US 2080085 A
Description (OCR text may contain errors)
May 11, 1937. J. c. MAY
HAIR WAVING PAD Filed May 27, 1955 11v VENTOR Jfi'd A ITTORNEY Patented May 11, 1937,
PATENT OFFICE HAIR WAVING PAD Joe 0. May, Kansas City, Mo., assignor to Mary C. Klapmeyer, Kansas City, Mo.
Application May 27, 1935, Serial No. 23,608 1 Claim. (Cl. 132-362) My invention relates to improvements in hair waving pads adapted for making permanent waves. It relates particularly to the type of such pads in which there is provided an envelope of 5 a pliable nature adapted to embrace a coil of hair wourd on a core of metal, and. having in it a material, as lime, which when wet will heat and produce steam, and thus heat and steam the hair, the envelope having a perforable side, normally 10 closed, which when the pad is to be used is perforated to permit the entrance of moisture from a wet cloth and the discharge of the steam produced.
My invention provides, as one object thereof,
15 novel means for applying oil to the hair while it is being treated, for protecting the hair from possible injury during such treatment.
A further object of my invention is novel means for supporting the oil in position for application 20 to the hair that is being waved.
The novel features of my invention are hereinafter fully described and claimed.
In the accompanying drawing which is illus- :rative of the preferred embodiment of my invenion:-
Fig. 1 is an inside elevation of my improved pad, prior to the perforation of the envelope and insertion of the moistening cloth.
Fig. 2 is a section on 22 of Fig. 1.
Fig. 3 is an inside elevation of the pad, with the inner side perforated, and the oiled sheet partly raised.
Fig. 4 is a section on the line 4--4 of Fig. 3.
Fig. 5 is an inside elevation, showing the oiled 35 sheet partly raised and the moistening cloth in its operative position.
Fig 6 is a section on the line 66 of Fig. 5.
Fig. 7 is an end view of the pad as applied to a coil of hair to be waved.
40 Similar characters of reference designate similar parts in the different views.
I designates a pliable envelope of rectangular form usually composed of tin foil and containing a substance, such as lime 2, which when moistened heats and produces steam from the water contacting with the lime. One side of the envelope is perforable, but to protect the lime, it is usually provided with the perforations 3, Figs. 3 50 and 4 just before being used.
To moisten the lime through the perforations 3, there is provided a wet cloth 4, Figs. 5 and 6, which is laid across the perforations 3.
My invention provides novel means for getting a protecting coating of oil on the hair while it is being treated, such novel means, in the form shown, comprising a flexible porous sheet 5, compri ing an absorbent material, such as flannel or most any porous cloth, the sheet being fastened adjacent to one of its edges to the envelope l adjacent to one of its edges, in any suitable manner, as by staples 6.
The sheet 5 is more or less impregnated with oil, such as olive oil, or castor oil, or the two oils combined. y
In use, a wet cloth 4 is inserted between the sheet 5 and the perforated side of the envelope l, following which the pad is formed into U shape, as shown in Fig. 7, with the oiled sheet 5 at the inner side and embracing a coil of hair I encircling a core 8 of metal or other good conductor of heat.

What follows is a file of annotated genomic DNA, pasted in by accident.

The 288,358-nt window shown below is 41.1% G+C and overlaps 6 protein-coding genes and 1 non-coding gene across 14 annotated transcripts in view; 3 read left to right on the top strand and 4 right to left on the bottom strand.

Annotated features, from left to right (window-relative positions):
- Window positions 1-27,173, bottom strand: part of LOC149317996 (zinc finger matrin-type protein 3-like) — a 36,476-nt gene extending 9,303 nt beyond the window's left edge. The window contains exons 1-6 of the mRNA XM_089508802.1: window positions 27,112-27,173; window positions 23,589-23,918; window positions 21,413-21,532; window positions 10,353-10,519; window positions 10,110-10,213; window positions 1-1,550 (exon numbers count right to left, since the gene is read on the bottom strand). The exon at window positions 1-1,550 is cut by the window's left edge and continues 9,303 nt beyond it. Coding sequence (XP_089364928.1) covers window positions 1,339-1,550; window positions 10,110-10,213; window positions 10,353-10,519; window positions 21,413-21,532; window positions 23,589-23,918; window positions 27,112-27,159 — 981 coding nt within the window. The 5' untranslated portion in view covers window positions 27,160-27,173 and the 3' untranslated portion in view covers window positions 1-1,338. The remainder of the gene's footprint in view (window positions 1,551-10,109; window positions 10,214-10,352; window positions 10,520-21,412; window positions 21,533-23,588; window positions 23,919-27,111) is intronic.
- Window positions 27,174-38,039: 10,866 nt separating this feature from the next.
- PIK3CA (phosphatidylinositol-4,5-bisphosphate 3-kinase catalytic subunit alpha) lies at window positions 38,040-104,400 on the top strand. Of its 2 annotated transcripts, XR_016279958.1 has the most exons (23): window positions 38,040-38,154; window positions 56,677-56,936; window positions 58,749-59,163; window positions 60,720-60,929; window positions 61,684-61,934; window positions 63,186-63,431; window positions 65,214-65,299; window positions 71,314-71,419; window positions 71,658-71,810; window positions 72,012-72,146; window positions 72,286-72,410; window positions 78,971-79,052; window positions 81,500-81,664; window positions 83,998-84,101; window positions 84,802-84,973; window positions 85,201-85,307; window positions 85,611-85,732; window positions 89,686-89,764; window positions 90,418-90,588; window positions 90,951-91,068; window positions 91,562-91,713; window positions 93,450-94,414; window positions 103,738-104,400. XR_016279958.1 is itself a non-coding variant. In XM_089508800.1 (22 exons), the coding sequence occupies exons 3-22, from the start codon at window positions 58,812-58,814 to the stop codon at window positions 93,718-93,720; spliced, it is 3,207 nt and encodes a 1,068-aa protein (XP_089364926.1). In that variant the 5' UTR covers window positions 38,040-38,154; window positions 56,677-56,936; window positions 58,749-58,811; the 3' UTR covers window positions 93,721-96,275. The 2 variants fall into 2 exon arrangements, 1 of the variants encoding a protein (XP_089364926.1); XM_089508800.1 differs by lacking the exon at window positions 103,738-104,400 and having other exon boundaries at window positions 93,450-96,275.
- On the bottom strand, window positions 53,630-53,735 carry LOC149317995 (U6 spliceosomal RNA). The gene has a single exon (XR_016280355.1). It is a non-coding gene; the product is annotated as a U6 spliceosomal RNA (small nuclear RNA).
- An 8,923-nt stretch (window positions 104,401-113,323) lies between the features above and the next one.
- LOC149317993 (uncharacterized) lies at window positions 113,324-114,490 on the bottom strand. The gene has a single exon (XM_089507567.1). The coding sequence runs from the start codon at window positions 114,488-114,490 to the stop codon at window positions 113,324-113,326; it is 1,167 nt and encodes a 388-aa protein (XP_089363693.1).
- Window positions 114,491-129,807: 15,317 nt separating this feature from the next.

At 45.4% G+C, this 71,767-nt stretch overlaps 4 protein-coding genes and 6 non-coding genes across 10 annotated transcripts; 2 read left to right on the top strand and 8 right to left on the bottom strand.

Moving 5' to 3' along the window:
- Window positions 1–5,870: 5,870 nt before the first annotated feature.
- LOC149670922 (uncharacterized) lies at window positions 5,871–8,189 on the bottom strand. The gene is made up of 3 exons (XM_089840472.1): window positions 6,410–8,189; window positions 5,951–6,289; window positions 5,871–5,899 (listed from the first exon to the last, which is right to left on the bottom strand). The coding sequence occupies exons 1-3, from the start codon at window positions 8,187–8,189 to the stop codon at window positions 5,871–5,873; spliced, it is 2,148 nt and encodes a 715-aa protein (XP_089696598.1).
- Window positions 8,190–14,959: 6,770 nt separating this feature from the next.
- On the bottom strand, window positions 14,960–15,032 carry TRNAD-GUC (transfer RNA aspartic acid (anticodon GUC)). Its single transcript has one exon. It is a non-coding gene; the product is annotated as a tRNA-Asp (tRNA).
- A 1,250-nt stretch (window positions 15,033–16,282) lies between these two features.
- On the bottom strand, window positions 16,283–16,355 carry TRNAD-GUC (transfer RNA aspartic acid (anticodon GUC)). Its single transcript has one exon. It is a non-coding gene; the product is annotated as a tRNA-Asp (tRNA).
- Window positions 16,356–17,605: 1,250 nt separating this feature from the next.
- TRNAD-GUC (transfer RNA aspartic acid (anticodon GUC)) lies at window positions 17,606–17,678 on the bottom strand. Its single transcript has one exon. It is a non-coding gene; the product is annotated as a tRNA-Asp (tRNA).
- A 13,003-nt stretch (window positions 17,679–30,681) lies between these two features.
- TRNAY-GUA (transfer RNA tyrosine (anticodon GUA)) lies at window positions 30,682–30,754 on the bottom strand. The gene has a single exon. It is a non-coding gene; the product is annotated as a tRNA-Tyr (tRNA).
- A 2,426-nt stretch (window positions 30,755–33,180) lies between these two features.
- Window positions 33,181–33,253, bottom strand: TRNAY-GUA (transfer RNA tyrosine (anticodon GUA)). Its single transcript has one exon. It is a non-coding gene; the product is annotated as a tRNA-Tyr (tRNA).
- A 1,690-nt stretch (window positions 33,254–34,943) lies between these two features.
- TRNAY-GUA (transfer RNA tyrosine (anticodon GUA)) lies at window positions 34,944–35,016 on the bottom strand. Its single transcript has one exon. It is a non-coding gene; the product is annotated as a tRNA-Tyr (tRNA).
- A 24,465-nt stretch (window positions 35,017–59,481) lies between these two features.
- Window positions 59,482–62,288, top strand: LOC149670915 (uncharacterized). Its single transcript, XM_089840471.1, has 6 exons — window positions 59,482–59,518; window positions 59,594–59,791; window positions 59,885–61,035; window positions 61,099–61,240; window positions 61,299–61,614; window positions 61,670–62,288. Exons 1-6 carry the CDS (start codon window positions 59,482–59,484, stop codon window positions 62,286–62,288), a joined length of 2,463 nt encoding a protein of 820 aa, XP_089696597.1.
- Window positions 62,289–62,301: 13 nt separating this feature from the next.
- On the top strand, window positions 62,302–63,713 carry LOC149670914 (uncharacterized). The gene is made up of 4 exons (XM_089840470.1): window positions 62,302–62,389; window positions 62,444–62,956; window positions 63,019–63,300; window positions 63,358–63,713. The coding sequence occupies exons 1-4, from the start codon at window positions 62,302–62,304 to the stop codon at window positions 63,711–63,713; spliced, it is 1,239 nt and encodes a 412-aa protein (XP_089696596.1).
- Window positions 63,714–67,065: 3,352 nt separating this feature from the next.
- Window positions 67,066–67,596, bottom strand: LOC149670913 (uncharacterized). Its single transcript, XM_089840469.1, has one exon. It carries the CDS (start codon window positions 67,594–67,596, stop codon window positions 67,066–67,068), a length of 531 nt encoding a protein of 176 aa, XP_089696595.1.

The pad may be clamped against the hair I by any suitable means, not shown, and so held until the waving operation is completed. The inner side of the pad is raised above the hair, as shown, and the ends of the pad are pinched to close them, thus forming above the hair I a chamber for receiving and holding the steam and oil vapor discharged therein.
As the lime 2 becomes moistened by water passing into the envelope I through the perforations 3 from the wet cloth 4, steam is produced from the water and passes through the perforations 3, through the wet cloth 4 and the oiled sheet into the chamber above the hair. The lime also becomes heated and heats the envelope and other parts, and also the hair which the pad embraces.
The steam passing through the oiled sheet 5 vaporizes the oil in the sheet and it is projected against the hair which is in the pad, thereby protecting the hair from any injurious effects due to its being heated. This oiling of the hair continues so long as the pad is effective-in its steaming and heating operation, thereby aflording protection to the hair during the whole operation of forming permanent waves therein.
As shown in the drawing, the oiled sheet 5 does not fully cover the perforated portions of the perforable side of the envelope I, thereby providing ample means for the discharge of steam from the envelope l around as well as through the sheet 5.
Many modifications of my invention, within the scope of the appended claim, may be made without departing from the spirit of my invention.
What I claim is:-
In a hair waving pad adapted to embrace the hair to be waved and comprising a pliable envelope having a perforable side and containing material which when wet willheat and produce steam, and a. moistened cloth next to said perforable side, the combination with said envelope, of a flexible porous sheet containing oil disposed against said cloth and adapted to be disposed next to the hair and to have steam pass therethrough from said cloth to said hair, whereby the oil is vaporized and contacts with and protects the hair from damage by the steam, and the steam moistens the hair and sets it in wave orm.
JOE C. MAY.